X Japan
Art of Life


5.0
classic

Review

by Nick Butler EMERITUS
February 5th, 2005 | 272 replies


Release Date: 1993 | Tracklist


Never heard of X Japan? Well, if you live in the Western world, I don't blame you. They never so much as made a dent in Europe or the Americas. In Japan, however, it could not be more different. I'll let someone else explain why.

"It would even be an understatement to call this band legendary. It is safe to declare X Japan has been the most influential band in Japan's history and a major landmark in general music history. No, I am not crazy; they are that big."

Yup, that's right - X Japan were pretty much Japan's answer to Led Zeppelin. They were absolutely huge, defining the current state of Japanese rock and metal, and pretty much inventing the visual kei movement to boot.

So why should you care? Most people, sadly, equate Japanese music with disposable pop, so cheesy you can smell it before you hear it (as found on most Anime soundtracks). I won't deny that there's a lot of that, but then again, there's just as much in America, and there's WAY more in Europe. Well, either that, or they think of music from video games. In which case, two words - Nobuo Uematsu.

Like any urbanized country's music industry, though, there is a distinct difference between 'rock' and 'pop'. X Japan definitely fall into the first of the two categories.

The band are the brainchild of Yoshiki, the band's drummer and pianist. He formed X Japan - originally named X, and later changed before an American tour to avoid confusion with the LA punk band - when he was just 12, in 1976. They would eventually split in 1997, after leaving their indelible imprint on both Japanese music, and Japanese culture. Yoshiki would go on to work with artists as diverse as KISS, George Martin (yes, THAT George Martin, Beatles fans), and Roger Taylor (yes, THAT Roger Taylor, Queen fans). Their defining moment came in 1993, with the release of this album, Art Of Life.

Even if you ignore X Japan's cultural relevance, Art Of Life is an extraordinary album. It contains only one song; a song that weaves its way through 29 minutes of classical strings, avant-garde piano and speed metal guitars. It is, as one website claims, Japan's Stairway To Heaven - a multi-layered song with a near-mythical reputation, that crytallizes everything that made the band so great.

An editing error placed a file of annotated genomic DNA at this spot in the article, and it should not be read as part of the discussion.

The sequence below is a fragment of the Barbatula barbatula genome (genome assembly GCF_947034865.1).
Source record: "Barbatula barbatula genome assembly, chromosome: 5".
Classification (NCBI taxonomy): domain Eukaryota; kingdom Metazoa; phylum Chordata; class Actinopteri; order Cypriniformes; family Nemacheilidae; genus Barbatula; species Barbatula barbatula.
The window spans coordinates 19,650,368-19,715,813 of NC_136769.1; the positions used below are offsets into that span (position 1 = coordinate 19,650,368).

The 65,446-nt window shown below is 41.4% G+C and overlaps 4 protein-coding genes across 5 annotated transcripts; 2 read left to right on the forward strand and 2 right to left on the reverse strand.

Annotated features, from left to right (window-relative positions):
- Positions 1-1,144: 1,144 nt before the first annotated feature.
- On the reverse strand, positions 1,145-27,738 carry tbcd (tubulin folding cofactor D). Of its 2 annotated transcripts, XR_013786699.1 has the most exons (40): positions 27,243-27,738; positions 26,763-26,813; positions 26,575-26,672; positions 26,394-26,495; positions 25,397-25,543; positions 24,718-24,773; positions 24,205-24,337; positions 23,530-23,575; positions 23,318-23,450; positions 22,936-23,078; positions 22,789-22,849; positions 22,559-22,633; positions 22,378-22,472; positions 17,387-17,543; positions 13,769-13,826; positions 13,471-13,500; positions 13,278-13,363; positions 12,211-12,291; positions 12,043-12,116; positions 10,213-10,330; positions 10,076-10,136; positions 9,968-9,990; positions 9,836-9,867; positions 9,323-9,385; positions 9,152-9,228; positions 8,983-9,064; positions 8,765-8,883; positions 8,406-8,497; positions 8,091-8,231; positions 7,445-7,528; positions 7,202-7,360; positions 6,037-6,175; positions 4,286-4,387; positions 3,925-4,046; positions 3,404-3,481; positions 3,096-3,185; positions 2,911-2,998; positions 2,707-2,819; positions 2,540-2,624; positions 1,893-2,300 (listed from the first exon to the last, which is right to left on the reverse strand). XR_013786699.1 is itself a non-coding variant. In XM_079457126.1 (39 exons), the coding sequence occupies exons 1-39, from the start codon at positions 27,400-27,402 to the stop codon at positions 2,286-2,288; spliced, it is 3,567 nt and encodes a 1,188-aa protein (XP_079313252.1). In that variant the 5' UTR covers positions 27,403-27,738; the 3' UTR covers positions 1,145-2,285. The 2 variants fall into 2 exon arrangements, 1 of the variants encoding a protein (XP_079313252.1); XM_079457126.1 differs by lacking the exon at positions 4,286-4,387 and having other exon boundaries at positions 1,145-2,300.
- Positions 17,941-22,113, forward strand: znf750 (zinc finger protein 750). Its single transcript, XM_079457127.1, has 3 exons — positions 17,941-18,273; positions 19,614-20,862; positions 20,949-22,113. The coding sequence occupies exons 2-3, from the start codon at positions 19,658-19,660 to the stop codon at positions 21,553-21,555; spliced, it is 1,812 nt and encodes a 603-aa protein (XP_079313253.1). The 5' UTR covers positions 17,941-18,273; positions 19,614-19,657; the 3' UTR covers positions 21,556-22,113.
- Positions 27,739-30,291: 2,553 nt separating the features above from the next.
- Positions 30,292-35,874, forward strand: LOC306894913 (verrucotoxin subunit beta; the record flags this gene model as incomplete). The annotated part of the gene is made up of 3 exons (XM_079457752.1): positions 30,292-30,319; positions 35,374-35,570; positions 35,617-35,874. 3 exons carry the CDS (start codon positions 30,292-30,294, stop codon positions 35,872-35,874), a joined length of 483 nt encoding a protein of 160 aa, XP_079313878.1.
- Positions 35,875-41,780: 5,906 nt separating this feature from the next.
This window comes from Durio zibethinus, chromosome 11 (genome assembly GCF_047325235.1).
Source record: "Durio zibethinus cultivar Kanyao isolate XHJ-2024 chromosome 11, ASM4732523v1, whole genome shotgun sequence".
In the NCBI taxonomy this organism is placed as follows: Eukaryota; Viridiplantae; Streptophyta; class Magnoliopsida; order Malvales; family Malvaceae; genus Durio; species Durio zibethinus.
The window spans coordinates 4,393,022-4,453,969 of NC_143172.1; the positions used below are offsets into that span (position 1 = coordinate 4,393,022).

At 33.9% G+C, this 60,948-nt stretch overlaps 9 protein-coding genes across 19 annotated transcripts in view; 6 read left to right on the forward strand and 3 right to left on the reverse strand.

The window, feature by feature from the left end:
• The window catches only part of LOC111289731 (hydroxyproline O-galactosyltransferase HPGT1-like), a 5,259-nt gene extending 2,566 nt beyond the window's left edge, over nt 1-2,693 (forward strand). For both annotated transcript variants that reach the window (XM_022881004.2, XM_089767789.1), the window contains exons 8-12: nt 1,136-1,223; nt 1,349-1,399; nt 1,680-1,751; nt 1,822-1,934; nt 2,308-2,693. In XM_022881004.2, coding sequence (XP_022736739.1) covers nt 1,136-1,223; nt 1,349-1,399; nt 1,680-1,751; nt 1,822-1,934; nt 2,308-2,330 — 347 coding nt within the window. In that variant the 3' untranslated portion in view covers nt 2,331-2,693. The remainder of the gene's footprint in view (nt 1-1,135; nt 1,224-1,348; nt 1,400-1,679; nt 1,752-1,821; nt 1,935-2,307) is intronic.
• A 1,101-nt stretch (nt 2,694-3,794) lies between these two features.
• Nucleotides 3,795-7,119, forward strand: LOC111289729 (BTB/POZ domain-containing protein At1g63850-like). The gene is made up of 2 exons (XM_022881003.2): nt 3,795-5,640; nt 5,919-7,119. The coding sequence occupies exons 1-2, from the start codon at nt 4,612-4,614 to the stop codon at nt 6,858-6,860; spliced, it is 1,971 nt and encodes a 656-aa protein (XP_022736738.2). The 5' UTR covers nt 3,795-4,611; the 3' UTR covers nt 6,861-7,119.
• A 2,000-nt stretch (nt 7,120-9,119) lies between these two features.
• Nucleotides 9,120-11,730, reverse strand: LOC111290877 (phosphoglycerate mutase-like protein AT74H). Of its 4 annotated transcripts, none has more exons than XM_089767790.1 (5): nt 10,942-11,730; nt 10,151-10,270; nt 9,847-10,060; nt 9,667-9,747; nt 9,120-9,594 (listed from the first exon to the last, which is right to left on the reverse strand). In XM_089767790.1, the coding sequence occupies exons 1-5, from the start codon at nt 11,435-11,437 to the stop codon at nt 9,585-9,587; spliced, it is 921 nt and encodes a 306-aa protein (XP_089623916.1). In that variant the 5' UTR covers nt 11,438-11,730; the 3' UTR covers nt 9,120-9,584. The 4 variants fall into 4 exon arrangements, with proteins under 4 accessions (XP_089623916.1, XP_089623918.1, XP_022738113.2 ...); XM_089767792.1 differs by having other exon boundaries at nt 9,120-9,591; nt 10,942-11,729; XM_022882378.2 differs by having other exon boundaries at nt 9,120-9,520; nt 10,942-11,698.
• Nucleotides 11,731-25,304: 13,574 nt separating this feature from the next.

By the time Yoshiki wrote Art of Life, he'd been writing music for 17 years. With that sort of experience comes maturity, and maturity is the one thing you really need when attempting a song that almost tips the scales at half an hour. The song never outstays its welcome during that period, nor does it show any evidence of a lack of ideas. Suggesting the song could be seperated is silly and redundant, so well does it work as a complete piece.

The obvious comparison when talking about Art Of Life is Dream Theater's A Change Of Seasons. Both are songs that attempt to deal with the meaning of life and a person's passage throughout life, and take on the other weight themes of death and love. Both deal with these themes in suitably a epic manner, running a full gauntlet of moods and textures. And both bands have players with almost scary technical ability (in fact, although Yoshiki never fully stretches his talons here, he is capable of outplaying both Mike Portnoy and Jordan Rudess at their respective instruments - and I don't even feel I need to mention that Toshi is a far better vocalist than LaBrie).

Well, now that the comparison is made, I'll tell you that Art of Life is A Change Of Seasons, times two. Don't get me wrong - A Change Of Seasons was my favourite song of all time for a very long while - but Art of Life is more emotional, diverse, intense, impressive, and epic than Dream Theater's masterpiece. And, as an aside, X Japan don't ruin this album with a bunch of tacky cover versions as bonus tracks.

So, to the song itself.

It begins with clean guitar and piano, before Toshi comes in with the opening lines. "Desert rose....why do you live alone?" At around 3.30, the song appears to blossom out, as harmonized guitars reach outward. A mere 10 seconds later, the song powers itself into a speed-metal frenzy, complete with plenty of Iron Maiden-esque harmonized leads.

The first of many voice-overs starts at 5.30. It's a female voice, seemingly responding to the song's protagonist. It's hard to make out what she's saying. This character re-appears several times during the song.

Just after the 8-minute mark, proggy keyboards appear, backed by what sounds like a string quartet. This segues into a melodic respite from the metal riffing. This might be considered the 'chorus', as it re-appears later to close the song. Toshi's voice trails off as more harmonized leads enter, this time more epic in nature, and sounding a little more like In Flames. For the next two minutes, the two guitars trade lead licks, before another thrashy riff comes in at the 11 miute mark. Yoshiki's drums really pick up in this section, giving a hint of what he's capable of. A string section behind the guitarists gathers in intensity and volume, playing a call-and-response role. It's the musical equivalent of storm clouds gathering.